The other employees included Rollerson, who he met in or about 2007, while he was deputy director of ICE's Office of Intelligence. Woosley and Rollerson developed a close, personal relationship. In or about May 2008, Rollerson was hired as an intelligence reports writer for a company that did contract work for ICE. Later that year, she was hired by ICE as an intelligence research specialist. This placed her first in the chain of command under Woosley, and she later became Woosley's personal assistant. Rollerson's official duty station was in Washington, and she lived in Virginia, often with Woosley. Rollerson helped Woosley and the other participants with the paperwork to support the fraudulent payments they later received. Woosley admitted obtaining money in various ways:
- Between in or about May 2008 and January 2011, Woosley submitted or caused to be submitted approximately 13 fraudulent travel vouchers to ICE, at a cost of $50,637. As Woosley's assistant, Rollerson created all but one of the travel vouchers, as well as fraudulent documents to support the claimed expenses. She often accompanied him on the trips.
- Between in or about November 2009 and January 2011, Woosley submitted or caused to be submitted time and attendance claims for his pay for work he was supposed to be doing while he was on travel. Because he was not actually on travel, or working, he was not entitled to the payments of approximately $27,230.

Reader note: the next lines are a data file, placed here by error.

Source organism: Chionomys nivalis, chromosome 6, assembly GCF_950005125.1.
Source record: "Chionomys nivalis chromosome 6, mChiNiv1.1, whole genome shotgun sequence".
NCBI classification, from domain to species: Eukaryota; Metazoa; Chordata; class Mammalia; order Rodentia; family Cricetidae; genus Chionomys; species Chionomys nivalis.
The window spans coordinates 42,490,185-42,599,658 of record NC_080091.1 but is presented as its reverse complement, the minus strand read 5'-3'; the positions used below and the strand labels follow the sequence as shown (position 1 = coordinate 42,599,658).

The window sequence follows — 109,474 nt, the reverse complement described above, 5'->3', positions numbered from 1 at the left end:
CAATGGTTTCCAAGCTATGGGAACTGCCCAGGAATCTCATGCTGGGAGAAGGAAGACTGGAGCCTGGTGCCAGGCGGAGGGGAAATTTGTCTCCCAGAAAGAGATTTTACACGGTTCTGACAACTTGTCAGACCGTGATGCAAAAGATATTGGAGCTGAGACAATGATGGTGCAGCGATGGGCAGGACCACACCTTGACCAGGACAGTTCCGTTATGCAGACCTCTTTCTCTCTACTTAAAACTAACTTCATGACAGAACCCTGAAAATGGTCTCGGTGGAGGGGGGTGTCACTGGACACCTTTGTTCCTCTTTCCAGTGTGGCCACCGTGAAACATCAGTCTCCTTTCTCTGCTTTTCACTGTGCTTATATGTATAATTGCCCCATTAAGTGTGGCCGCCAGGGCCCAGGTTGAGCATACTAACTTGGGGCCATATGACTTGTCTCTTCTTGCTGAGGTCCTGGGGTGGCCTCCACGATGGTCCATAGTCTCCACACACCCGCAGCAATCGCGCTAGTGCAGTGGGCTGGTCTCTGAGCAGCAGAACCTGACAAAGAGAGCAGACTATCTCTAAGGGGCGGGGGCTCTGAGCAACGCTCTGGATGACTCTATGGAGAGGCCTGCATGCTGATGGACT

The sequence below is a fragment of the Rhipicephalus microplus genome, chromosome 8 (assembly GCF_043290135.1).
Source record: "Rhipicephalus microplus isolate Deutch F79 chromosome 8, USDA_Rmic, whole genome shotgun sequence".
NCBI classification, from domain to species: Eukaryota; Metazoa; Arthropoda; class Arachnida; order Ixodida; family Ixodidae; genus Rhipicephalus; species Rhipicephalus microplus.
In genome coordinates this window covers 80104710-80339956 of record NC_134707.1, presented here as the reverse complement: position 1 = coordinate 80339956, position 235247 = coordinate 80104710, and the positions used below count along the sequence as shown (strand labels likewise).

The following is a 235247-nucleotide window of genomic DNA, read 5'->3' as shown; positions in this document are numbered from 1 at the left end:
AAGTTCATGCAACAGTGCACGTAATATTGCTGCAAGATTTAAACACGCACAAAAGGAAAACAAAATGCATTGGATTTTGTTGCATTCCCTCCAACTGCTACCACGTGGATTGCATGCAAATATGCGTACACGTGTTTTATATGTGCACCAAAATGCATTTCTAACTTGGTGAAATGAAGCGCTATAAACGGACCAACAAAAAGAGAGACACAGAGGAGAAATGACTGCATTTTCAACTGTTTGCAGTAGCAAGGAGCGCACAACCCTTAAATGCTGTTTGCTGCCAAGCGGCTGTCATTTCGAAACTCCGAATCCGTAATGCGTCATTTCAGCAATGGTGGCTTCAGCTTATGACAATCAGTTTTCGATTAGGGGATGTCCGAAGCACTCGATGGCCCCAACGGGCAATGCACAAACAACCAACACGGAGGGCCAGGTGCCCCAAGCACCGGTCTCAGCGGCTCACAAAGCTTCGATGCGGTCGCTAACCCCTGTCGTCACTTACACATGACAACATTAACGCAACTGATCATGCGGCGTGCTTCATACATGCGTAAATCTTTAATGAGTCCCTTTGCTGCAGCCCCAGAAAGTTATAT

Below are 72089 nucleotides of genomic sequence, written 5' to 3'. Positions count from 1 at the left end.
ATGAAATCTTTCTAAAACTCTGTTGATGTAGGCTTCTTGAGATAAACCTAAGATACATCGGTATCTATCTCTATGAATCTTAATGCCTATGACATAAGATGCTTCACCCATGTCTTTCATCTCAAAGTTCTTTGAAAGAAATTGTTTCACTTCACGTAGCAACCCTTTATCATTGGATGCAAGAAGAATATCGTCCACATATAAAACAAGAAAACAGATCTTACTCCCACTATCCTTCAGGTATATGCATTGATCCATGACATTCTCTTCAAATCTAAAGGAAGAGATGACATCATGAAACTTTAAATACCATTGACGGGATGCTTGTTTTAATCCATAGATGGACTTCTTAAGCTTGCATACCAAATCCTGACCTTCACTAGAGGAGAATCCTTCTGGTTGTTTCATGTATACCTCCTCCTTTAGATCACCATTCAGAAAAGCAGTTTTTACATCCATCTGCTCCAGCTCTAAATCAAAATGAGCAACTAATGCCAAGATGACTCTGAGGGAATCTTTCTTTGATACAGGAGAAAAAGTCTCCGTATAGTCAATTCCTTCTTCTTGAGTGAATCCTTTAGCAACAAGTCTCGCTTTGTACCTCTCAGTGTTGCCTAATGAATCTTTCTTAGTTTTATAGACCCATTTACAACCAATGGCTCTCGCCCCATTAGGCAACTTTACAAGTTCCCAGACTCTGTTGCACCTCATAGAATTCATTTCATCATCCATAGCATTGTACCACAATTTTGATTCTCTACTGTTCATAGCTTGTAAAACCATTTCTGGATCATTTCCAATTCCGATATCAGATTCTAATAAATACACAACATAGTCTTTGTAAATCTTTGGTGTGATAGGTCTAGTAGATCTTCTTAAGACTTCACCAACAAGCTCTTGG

- Starting in 2008, Woosley took a share of the fraudulent proceeds obtained by others in a scheme involving travel vouchers. For example, Henderson, an ICE contractor who was detailed on temporary duty to Washington, kicked back $5,000 to Woosley that was used to purchase a boat. Henderson also lived with Woosley and used some fraudulent proceeds to pay rent. Abdallat wrote checks to Rollerson and others, for the benefit of Woosley and Rollerson, totaling about $58,550. Korn kicked back about $30,648 to the benefit of Woosley and Rollerson. Finally, an unnamed contract employee gave $15,940 in fraudulent travel voucher funds to Woosley, which Woosley used for a real estate investment.
This case was investigated by ICE's OPR, DHS' Office of Inspector General and FBI's Washington Field Office.
In announcing today's sentence, U.S. Attorney Machen, Acting Inspector General Edwards, Assistant Director McJunkin, and Assistant Director Moynihan praised the investigative agents from the respective agencies for their hard work in this matter. They also acknowledged the efforts of Assistant U.S. Attorneys Daniel Butler and Allison Barlotta, who handled this prosecution, and Assistant U.S. Attorney Emily Scruggs, who handled the asset forfeiture.